Message From The Author
The Weather Warden series has been an amazing ride (for me, at least!). It started with the idea of sentient storms and a woman whom they hunted; I thought it would be one book, because I'd never written a series before that lasted longer than two books. So when ultimately I wrote the proposal for Ill Wind, I thought that maybe, just maybe, this might last three books ... and the publisher agreed, much to my surprise.
Flash forward seven years, and Joanne's wild journey is finally at an end. It's been breathless suspense for me as an author ... when asked to do six books in the series, could I do that? And then, incredibly, nine? After all, for better or worse, the hallmark of the Weather Warden novels was that the challenges were always huge and life-threatening, and that exerted a constant pressure to up the stakes. I knew that book 9, Total Eclipse, would have to be the big finish ... and that was a whole new kind of stress, wrapping up such an epic story in a way that would be satisfactory not just to me, but to my loyal, very vocal readers as well.
I did know by the second book how I wanted to finish off the series, but knowing and doing are two different things, and with the natural growth of characters, I was especially pleased that the ending I'd imagined still, after all that time and story, still worked exactly as I'd hoped.
It's going to be hard to say goodbye to these characters, who got me through so many life-threatening challenges of my own – breast cancer, and most recently, a drug reaction that nearly cratered my liver and rendered me weak and sick for months. In a very real way, escaping into the world of the Wardens allowed me to take control at a time when I was in control of nothing else in my life. I hear feedback from readers that the stories did much the same thing for them ... that Joanne’s life-and-death struggles, vulnerability, pain and triumph helped them face hard things in their own lives. I couldn’t ask for a better review than that.
I'm going to miss Joanne, who grew from a self-interested character to someone willing to sacrifice everything for others. I'm going to miss David, a lot, because ... well, he's David. Most of all, though, I think I'm going to miss Lewis, who was a character that secretly drove the books for me all along. He's sneaky that way.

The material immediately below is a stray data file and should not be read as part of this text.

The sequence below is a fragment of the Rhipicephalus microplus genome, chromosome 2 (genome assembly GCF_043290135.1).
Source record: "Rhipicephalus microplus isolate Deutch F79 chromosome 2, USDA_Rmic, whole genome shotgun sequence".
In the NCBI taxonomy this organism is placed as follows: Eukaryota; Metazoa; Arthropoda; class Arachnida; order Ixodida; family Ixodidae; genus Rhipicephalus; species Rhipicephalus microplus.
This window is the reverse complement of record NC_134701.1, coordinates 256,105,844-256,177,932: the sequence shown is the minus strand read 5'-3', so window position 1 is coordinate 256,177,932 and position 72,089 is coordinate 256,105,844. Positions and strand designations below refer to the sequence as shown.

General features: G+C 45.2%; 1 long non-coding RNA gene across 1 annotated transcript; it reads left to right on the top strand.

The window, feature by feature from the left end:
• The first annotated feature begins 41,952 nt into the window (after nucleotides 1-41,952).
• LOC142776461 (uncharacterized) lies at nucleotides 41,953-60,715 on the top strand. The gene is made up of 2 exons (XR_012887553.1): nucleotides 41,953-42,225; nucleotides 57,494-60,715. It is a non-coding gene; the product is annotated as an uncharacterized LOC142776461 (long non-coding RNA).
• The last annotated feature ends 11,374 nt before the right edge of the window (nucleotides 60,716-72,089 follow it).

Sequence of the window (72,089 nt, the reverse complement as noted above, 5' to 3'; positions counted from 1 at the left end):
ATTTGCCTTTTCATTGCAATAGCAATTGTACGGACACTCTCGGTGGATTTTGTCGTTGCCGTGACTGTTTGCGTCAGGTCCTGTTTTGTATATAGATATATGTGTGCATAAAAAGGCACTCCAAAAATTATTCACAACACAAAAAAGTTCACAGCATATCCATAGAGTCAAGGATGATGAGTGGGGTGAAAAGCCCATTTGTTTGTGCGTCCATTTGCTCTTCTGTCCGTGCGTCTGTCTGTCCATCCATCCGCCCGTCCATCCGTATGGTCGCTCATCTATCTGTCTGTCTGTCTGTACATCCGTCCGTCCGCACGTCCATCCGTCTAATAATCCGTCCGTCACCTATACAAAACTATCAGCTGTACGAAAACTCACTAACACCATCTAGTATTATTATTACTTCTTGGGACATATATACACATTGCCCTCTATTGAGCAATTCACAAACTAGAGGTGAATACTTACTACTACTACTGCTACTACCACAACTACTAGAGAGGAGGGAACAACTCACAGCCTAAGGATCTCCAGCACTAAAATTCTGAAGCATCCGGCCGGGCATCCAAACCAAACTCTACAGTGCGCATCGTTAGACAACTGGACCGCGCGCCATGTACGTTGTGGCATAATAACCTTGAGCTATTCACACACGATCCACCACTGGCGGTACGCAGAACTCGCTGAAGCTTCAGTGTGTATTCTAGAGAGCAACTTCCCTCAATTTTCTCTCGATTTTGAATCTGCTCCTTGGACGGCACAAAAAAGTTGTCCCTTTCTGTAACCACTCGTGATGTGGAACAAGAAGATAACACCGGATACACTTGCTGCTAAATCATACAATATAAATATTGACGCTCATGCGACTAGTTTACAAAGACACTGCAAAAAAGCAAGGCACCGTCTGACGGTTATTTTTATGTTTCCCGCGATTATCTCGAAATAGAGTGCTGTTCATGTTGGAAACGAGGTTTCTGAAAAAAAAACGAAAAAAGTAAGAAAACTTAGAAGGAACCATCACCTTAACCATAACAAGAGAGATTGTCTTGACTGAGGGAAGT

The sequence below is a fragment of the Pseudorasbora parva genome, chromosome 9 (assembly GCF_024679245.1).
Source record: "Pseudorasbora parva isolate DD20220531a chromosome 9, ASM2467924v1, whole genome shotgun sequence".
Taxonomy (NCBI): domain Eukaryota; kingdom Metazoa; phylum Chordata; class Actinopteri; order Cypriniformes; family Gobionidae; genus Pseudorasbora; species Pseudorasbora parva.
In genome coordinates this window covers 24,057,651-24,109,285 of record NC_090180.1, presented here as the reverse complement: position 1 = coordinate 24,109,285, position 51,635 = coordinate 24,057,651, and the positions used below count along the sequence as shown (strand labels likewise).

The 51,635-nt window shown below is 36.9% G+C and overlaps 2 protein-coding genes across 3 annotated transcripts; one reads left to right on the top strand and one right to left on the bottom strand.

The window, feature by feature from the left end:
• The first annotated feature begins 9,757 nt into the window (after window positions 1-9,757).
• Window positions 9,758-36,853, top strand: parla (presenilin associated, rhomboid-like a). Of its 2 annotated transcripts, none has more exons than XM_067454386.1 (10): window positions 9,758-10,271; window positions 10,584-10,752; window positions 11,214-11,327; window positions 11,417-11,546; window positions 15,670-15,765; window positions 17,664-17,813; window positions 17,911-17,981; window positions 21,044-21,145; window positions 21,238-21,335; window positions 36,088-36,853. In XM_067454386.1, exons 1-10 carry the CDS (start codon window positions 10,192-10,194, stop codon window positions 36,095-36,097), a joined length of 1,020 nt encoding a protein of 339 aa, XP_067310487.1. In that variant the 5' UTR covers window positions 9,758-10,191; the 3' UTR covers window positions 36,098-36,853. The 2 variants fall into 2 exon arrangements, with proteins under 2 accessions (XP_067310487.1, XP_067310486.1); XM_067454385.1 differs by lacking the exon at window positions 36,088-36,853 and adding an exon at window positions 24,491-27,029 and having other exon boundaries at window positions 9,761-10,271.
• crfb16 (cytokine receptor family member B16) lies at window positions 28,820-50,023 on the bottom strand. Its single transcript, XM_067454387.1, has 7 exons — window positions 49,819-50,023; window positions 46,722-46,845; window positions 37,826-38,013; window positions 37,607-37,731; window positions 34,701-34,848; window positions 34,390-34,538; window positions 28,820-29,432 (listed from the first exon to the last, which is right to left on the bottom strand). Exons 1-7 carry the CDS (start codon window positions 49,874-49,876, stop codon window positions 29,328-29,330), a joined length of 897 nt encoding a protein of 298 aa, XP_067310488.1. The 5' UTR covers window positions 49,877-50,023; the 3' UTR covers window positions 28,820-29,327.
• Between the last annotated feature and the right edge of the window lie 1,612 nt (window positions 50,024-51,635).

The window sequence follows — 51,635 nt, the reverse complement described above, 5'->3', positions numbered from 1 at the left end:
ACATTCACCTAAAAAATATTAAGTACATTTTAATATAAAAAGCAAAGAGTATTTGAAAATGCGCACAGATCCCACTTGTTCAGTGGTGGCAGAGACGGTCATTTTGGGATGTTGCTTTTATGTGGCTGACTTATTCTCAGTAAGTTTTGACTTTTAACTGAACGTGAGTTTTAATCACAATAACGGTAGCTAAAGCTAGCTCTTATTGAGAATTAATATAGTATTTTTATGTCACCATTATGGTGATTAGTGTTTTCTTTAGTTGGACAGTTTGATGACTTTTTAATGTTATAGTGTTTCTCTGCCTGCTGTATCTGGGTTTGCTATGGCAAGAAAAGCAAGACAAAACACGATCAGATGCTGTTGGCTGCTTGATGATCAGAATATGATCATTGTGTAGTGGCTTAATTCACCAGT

Did everything come out the way I'd intended? No, because it never does. Writing is a bit like battle, and as Field Marshall Helmuth von Moltke once observed, "No battle plan survives contact with the enemy." (The enemy being, in this case, my own mind, trying to get out of doing all the constant, focused effort writing must entail.) In the process of engaging with the plot, characters changed, grew, failed, fell, morphed into different people altogether ... and that's good, because part of the joy of writing isn't that you execute a sterile outline that never changes, but that there are happy accidents that challenge you along the way. The character of Cherise, for example, who was introduced in Windfall, was meant to be a walk-on character ... but instead grew to be such a great foil for Joanne that I couldn’t put her away, and instead wrote her into the rest of the series, all the way to the end.
I leave you with another quote, this time from the movie Shakespeare in Love, which seems appropriate:
"Mr. Fennyman, allow me to explain about the theatre business. The natural condition is one of insurmountable obstacles on the road to imminent disaster."
"So what do we do?"
"Nothing. Strangely enough, it all turns out well."
"I don't know. It's a mystery."
Thank you all so much for joining me in exploring the story of the Weather Warden series - without you, there would be no series. I hope you enjoyed the mystery – and the adventure – as much as I did.
- Rachel Caine
Read Book Review ›